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Sound Architects’ Johann Mendoza schools us on the realities of dealing with music

Sound Architects’ Johann Mendoza schools us on the realities of dealing with music

For our 37th issue, we barged into the creative sanctuaries of different homegrown acts to discover the tangible language of their music—a zone for breaking away from tours, fan encounters, and late-night performances.

Right off the bat, you would know that Johann Mendoza takes inspiration from his surroundings. No walls separate his creative space from the rest of the unit he shares with his brother. Natural light pierces through the large windows. He can be distracted anytime—especially with a TV set and his cat Mimolette nearby. However, this film scorer—and member of atmospheric post-rock outfit Sound Architects—has learned to keep his focus. 

Mainly because he’s “learned it the hard way.” The artist tries to be disciplined. With discipline also comes patience. He acknowledges the need for this when people listen to his band’s music as well. “For people who haven’t really heard that kind of music, it takes some patience to listen to,” he says. This empathy has grown out of his personal experiences, as his impression of anything instrumental was different back then—“[it sounded] boring. What was going on here?” But he decided to get into doing post-rock as certain events in his life started  to make him appreciate it more. Credit goes to Explosions in the Sky and Oceansize too, as his sudden interest in these bands made him dive into the genre.

In some way, Johann pursuing this genre might come off as aimless toiling instead of inspired creation. But that’s not the case for him. While he admitted that post-rock is kind of dead and stagnant in the Philippines, he still proceeded to promote Sound Architects’ upcoming album after a couple of questions. Because of this, I suddenly thought of the many ways we can resuscitate it. So to anyone who wants to take the lead, don’t fret. Johann wants to tell you that “success is not always about being number one.”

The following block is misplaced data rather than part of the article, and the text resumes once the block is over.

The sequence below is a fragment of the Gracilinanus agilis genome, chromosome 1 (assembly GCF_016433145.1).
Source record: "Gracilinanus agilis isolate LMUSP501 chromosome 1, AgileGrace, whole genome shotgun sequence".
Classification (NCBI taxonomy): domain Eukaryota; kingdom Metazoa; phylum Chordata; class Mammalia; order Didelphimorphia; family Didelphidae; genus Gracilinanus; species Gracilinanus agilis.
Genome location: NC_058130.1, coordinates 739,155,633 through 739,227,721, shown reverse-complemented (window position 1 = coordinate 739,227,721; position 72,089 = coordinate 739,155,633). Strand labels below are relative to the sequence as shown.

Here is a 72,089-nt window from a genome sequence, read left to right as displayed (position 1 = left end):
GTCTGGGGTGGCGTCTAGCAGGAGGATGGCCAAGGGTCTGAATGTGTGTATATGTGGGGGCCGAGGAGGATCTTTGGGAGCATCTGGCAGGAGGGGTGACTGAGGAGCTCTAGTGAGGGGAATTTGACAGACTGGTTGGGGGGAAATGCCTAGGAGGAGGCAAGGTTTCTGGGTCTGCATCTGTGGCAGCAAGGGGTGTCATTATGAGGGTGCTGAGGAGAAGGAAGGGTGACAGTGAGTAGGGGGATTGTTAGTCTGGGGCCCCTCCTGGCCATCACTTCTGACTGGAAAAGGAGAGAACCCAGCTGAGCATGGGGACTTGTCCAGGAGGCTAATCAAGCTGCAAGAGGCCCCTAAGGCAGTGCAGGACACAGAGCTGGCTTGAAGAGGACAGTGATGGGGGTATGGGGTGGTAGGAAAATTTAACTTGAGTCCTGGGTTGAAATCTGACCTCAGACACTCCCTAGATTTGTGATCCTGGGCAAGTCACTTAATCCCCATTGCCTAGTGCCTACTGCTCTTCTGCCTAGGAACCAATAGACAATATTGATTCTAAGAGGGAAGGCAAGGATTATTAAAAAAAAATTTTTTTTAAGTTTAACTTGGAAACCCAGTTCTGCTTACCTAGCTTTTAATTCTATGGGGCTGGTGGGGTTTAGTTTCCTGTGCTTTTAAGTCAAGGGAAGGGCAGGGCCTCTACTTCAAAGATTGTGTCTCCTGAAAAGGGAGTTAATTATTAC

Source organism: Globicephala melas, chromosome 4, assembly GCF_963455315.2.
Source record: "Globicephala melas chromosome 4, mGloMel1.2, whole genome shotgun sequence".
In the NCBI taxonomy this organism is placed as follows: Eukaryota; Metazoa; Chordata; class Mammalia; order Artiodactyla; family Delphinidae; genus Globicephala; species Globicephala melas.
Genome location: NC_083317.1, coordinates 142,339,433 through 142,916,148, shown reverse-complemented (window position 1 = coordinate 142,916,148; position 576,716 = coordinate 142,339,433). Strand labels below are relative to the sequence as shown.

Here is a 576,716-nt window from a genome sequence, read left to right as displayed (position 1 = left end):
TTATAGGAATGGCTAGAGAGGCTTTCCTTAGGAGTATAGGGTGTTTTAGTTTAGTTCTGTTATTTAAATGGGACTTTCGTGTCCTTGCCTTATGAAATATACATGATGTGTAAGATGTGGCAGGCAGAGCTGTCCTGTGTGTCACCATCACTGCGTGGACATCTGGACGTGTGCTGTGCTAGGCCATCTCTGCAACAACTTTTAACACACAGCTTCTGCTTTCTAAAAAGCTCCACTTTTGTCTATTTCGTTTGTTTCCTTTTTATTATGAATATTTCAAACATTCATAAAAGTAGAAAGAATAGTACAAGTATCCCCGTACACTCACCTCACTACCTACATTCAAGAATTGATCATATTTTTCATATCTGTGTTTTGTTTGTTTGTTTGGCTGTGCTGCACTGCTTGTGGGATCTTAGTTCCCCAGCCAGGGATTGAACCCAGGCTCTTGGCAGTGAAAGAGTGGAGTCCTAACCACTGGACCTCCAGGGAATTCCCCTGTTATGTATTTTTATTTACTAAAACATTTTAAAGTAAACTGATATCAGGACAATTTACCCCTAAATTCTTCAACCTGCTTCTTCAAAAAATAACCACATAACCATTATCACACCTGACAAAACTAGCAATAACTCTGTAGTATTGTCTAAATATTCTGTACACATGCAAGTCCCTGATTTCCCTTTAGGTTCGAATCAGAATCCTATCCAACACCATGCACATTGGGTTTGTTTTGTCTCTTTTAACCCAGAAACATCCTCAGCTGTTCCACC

Do you have a favorite part in this space?
“I guess my bed? (laughs) Well, it’s not just here, but ‘yung buong area. It’s nice to walk around. Before, kasi I lived in one of those townhouses with my family before, so back then I’d invite friends over and we’d stay at the pool there. T’as iinom kami and stuff, until the guards tell us to leave. So here, it’s my bed. But outside, it’s the pool.”

So can you say you’re comfortable with letting people inside your space, especially in this area where you make music?
“Yeah, okay lang naman. I love to have guests over every once in a while. But lately ‘yun nga, medyo tight ng schedule ko, and my friends have been super busy. So parang I haven’t really had the chance. So you guys were the first people to visit for a long time.”

What are common obstacles you encounter in making songs?
“Normally, deadlines for scoring (laughs). But it’s more of a challenge than something na I complain about. Like, ‘yeah, let’s do this.’ My keyboard’s broken, that’s a big obstacle (laughs). So I have to work around that! (laughs)

What’s your advice to a first-time songwriter? Especially to someone who hasn’t found their particular genre yet?
“You should listen to a lot of music. Ako personally, I feel like a lot of people want to make something new. But as someone who studied music, and I’ve been doing this for so long—’di ko na alam—I realized na really, it’s hard [and] you have to be super crazy or sobrang genius ka dapat to like, creating something new. But then, I realized in making music na I’m not really like a genius or anything so I’m not really doing anything new. So the thing is, [to] everyone [who] wants to pursue wants to pursue music, you should listen to as much music as possible. And absorb as much art as possible. And from there you can just draw influences. And you can create a synthesis of all of these. Ideas and art and sound to make music. So ayun, people shouldn’t fret too much about creating something new or innovating kasi that doesn’t really happen everyday. People who’re starting with music can’t really do that. But that’s not a bad thing too. (laughs) Baka i-crucify ako.”


Listen to Sound Architects’ tracks on Spotify and Bandcamp

This story was originally published in Scout 37 and has been edited for web. The digital copy of Scout’s 37th issue can be accessed here.


Produced by Jelou Galang

Photography by John Eric Bico

Art direction by Cathy Dizon

Sittings by Rysa Antonio



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